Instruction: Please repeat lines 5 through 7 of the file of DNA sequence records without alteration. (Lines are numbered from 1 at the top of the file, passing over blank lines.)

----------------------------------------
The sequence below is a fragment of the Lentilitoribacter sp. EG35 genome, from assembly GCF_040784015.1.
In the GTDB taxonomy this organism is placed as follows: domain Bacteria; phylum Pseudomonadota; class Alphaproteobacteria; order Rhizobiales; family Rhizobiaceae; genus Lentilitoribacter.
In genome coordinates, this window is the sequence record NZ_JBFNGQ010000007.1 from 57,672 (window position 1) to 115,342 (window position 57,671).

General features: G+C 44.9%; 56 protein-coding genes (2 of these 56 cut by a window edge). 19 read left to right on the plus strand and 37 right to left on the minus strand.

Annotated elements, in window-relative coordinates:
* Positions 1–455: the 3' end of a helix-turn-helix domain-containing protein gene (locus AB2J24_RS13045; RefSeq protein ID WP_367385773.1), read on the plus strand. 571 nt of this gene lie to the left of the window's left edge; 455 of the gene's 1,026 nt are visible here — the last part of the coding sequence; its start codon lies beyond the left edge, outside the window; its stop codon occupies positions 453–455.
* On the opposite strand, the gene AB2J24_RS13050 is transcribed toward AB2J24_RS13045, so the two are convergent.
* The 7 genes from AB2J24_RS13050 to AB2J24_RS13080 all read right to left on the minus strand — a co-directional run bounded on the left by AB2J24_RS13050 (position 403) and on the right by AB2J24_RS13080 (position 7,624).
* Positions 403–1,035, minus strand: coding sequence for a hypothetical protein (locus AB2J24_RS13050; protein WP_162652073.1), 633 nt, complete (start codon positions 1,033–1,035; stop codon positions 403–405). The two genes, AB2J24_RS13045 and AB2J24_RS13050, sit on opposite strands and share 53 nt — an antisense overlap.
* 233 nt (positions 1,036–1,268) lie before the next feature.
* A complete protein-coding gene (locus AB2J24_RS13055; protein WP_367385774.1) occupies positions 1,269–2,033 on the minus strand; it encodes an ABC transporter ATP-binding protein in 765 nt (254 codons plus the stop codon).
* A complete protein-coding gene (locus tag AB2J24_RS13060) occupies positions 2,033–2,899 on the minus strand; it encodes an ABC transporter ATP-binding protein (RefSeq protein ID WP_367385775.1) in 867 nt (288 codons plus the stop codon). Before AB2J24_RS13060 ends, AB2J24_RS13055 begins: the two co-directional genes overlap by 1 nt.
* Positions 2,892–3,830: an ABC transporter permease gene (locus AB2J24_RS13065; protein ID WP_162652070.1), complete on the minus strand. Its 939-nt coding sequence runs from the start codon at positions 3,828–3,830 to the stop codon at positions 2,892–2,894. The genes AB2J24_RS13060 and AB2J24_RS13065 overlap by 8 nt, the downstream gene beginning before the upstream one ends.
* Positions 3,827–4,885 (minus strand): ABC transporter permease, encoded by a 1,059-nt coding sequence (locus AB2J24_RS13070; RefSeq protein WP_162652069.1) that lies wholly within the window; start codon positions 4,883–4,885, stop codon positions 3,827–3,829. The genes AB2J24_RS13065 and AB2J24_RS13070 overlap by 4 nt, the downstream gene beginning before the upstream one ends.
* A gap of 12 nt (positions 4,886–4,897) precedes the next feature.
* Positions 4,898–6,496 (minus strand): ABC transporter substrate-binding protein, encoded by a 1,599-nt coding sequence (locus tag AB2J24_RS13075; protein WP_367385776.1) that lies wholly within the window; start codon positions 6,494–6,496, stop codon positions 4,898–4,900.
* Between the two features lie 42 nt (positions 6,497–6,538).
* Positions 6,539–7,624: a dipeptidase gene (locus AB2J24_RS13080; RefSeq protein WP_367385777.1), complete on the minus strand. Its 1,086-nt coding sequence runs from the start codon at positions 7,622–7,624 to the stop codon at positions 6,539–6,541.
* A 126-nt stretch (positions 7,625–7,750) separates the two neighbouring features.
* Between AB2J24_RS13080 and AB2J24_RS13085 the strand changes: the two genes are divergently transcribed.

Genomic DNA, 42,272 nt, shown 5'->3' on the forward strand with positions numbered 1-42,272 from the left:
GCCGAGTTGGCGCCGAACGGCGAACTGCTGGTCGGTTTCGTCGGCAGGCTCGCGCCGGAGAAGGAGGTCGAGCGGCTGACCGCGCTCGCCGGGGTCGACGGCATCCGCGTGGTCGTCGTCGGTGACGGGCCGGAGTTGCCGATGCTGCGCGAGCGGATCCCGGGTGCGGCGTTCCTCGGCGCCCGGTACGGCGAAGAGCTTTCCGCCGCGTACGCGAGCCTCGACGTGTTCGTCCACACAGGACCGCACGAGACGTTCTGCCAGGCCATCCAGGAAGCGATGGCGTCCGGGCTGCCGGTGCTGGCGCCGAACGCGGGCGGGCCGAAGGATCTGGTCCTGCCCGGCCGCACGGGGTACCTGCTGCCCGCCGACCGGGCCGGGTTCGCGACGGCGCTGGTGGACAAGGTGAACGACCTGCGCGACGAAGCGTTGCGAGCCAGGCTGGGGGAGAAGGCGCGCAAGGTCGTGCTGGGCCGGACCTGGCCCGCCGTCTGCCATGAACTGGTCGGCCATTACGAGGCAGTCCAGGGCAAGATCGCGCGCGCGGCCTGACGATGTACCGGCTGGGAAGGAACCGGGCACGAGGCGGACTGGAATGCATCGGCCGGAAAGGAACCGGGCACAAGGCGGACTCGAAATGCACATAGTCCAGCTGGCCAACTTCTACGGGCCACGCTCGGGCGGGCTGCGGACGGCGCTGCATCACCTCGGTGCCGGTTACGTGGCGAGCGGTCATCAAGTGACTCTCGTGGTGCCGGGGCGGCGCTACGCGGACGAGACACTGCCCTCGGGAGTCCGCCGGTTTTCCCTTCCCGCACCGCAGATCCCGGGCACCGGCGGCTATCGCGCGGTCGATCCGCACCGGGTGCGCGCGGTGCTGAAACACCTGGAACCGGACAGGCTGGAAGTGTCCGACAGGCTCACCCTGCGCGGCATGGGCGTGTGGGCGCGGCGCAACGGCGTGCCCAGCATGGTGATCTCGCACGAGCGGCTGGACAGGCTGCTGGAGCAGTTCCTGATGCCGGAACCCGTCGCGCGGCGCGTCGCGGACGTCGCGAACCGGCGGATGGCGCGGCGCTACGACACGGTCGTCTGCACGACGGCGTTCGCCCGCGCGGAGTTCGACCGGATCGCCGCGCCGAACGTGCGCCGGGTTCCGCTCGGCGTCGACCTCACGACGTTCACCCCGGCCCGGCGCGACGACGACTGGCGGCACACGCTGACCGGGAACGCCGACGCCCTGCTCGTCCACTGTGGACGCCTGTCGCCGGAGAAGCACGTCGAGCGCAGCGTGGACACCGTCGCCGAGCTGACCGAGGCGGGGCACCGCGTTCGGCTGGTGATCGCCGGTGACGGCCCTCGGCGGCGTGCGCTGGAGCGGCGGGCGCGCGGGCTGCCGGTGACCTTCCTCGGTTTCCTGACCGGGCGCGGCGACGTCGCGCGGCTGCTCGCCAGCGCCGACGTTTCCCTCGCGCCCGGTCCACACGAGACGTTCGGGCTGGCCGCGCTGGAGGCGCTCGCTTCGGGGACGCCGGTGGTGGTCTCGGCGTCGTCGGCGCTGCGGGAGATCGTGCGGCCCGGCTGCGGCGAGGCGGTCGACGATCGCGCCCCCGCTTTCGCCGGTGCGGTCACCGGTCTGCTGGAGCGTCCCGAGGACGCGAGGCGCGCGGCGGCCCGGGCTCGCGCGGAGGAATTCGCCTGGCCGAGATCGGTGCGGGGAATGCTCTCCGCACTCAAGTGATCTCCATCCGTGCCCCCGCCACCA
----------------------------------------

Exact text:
Annotated elements, in window-relative coordinates:
* Positions 1–455: the 3' end of a helix-turn-helix domain-containing protein gene (locus AB2J24_RS13045; RefSeq protein ID WP_367385773.1), read on the plus strand. 571 nt of this gene lie to the left of the window's left edge; 455 of the gene's 1,026 nt are visible here — the last part of the coding sequence; its start codon lies beyond the left edge, outside the window; its stop codon occupies positions 453–455.
* On the opposite strand, the gene AB2J24_RS13050 is transcribed toward AB2J24_RS13045, so the two are convergent.